It was like a bloody oven mind. Moz went through 4 shirts (and yes, I can confirm that he is in pretty good physical shape). As I said, he was positively chatty. The album was called "You Ate the Curry", he sang "In the Darkened Underpants..." during TALTNGO and spoke of his joy that "How Could Anybody Know How I Feel?" was played in the Rovers -again- during "Constipation Street". He also amusingly trod in some chewing gum, leading to a very un-Morrissey-like "Oh Shit! Chewing Gum!".

All in all, I'm very, very pleased that we made the effort. The end was great - as they finished off "There is a Light..." at the end of the set, the band too it in turns to leave the stage - Morrissey first, then Boz, then the bassist etc. etc. with the sound slowly being pared down until we were left with just the keyboards, and then nothing. Great way to end the gig.
I'm sort of hoping he'll do a bigger tour in the new year, but I think this would be hard to top.
You can picture the scene as we all piled out of the venue though - 3000 morrissey fans in with their gladioli tumbling feyly out into the hideous carnage of downtown Blackpool on a saturday night at about 11pm. Talk about culture clash...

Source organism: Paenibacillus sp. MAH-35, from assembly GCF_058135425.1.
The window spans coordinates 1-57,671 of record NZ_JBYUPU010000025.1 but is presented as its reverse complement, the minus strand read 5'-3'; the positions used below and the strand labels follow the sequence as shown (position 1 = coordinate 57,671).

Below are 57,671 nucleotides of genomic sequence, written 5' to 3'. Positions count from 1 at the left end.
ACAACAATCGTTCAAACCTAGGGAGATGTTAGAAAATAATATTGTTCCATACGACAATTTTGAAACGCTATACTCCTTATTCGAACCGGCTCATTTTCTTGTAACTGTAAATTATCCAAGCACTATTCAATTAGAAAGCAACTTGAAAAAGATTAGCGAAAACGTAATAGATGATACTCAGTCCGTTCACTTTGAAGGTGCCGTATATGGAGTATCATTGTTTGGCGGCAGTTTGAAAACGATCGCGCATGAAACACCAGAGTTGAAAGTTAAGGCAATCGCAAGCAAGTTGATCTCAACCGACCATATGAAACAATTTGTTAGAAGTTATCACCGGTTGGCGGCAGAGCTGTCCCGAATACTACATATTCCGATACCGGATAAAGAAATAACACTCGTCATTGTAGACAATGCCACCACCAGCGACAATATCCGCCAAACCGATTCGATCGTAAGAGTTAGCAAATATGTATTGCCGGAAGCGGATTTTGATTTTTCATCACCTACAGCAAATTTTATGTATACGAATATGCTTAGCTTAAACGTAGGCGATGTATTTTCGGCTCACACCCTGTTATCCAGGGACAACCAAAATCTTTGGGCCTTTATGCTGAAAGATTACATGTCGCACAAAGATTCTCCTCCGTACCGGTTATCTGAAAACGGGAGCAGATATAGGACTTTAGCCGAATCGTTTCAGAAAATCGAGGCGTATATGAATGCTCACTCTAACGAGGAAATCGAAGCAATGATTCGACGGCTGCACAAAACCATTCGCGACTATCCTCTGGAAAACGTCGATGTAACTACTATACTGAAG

Still - the next morning I was able to get a bit more of a glimpse of the old seaside town. C and I went out for a stroll along the beach at about 09:30 am when it was pretty much just us and the seagulls. The tide was out, so there was quite a lot more sand about the place, and it was actually quite bracing and nice. Checked out and scarpered though. Can't say I've really got any plans to hurry back for a long weekend! Posted by Hello

somehow this is my favourite shot of everything that we took in Athens - but then I am a simple chap really Posted by Hello

Carry on up the Acropolis

Finally - I manage to squeeze in some culture about 3 hours before the flight leaves

Miracle of miracles, I managed to get Mik up relatively early in time to come up the Acropolis with me (repeat after me, the big rock is the 'Acropolis' and the famous temple I'm standing in front of here is the 'Pathenon' - now you know, don't make the same mistake that everyone else seems to make.)